Within nodegoat the name of each object can be a plain text field, generated dynamically, or a combination of the two. When generated dynamically, the object name can be build from its definitions for consistency and include the definitions from other named objects for inclusiveness. A rather exhaustive naming scheme for a painting could look like this:
By generating object names dynamically, changes in named objects (such as artist and city in the example of the painting) are also reflected accordingly in the name of the objects.
Due to the unrestricted relational nature of the naming algorithm there is a potential problem for recursion. Recursion can be introduced directly (e.g. the name of a person includes the name of the person's parents) or further down the naming scheme. By limiting recursion to a single step it is possible to leverage this feat and include family ties within a person's name without running into an infinite loop.
In a future blog post we will discuss the possibility to complement the dynamic generation of object names with conditional formatting.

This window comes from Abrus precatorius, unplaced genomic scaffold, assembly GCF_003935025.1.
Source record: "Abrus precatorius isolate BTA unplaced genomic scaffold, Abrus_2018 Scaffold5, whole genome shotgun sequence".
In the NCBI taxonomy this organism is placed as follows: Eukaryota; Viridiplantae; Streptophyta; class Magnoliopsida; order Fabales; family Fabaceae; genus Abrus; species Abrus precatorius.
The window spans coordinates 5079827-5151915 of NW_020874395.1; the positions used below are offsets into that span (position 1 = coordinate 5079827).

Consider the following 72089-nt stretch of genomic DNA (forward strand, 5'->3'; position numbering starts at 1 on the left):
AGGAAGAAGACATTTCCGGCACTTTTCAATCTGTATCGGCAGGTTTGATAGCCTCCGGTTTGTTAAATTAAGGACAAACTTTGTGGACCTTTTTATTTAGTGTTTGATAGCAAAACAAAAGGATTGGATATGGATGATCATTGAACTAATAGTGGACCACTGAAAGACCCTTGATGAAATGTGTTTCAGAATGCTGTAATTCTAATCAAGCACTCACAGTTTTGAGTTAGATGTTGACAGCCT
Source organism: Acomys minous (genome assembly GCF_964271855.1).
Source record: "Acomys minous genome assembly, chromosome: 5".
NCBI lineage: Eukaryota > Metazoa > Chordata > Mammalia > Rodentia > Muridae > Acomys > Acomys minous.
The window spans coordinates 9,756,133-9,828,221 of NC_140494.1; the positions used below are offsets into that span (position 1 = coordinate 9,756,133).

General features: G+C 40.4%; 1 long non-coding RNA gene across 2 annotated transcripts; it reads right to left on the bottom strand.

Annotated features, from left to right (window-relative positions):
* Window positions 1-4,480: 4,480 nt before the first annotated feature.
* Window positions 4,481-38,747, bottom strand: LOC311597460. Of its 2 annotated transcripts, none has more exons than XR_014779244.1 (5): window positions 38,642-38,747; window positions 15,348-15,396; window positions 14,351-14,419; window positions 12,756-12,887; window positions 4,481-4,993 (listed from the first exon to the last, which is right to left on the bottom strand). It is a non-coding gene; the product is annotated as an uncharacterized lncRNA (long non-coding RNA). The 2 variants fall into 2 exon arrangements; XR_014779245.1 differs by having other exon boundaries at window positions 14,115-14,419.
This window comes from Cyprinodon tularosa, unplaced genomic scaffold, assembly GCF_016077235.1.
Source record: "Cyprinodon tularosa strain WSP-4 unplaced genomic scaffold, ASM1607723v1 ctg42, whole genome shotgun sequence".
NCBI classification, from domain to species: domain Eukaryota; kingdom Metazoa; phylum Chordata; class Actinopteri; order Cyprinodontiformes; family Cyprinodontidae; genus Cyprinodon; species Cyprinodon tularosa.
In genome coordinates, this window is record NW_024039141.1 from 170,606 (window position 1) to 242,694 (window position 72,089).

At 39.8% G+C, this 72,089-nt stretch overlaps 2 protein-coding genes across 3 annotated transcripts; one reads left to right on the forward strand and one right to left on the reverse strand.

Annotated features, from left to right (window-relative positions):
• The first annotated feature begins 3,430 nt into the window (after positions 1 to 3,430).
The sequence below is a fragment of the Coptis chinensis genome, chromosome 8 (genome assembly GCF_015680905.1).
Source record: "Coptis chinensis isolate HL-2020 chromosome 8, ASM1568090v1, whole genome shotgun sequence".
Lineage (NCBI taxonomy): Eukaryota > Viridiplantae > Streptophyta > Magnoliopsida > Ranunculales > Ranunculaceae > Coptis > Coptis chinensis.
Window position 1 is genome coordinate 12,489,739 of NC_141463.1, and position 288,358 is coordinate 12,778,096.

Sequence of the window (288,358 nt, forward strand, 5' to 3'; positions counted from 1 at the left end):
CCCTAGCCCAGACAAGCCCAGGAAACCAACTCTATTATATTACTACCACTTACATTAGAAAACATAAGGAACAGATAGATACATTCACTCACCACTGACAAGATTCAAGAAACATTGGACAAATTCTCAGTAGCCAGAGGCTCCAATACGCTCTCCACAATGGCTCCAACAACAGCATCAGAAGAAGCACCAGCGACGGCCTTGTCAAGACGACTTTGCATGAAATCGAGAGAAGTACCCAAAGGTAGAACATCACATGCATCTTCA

Within nodegoat we are working on combining data management functionalities with the ability to seamlessly analyse and visualise data. nodegoat can be used as any other database application as it allows users to define, update and query multiple data models. However, as soon as data is entered into the environment, various analytical tools and visualisations become available instantly. Tools such as in-depth filtering, diachronic geographical mappings, diachronic social graphs, content driven timelines, and shortest path calculation enable a user to explore the context of each piece of data. The explorative nature of nodegoat allows users to trailblaze through data; instead of working with static ‘pushes’ – or exports – of data, data is dynamically ‘pulled’ within its context each time a query is fired. This approach produces a number of advantages, opportunities, and challenges we plan to discuss in this and future blog posts.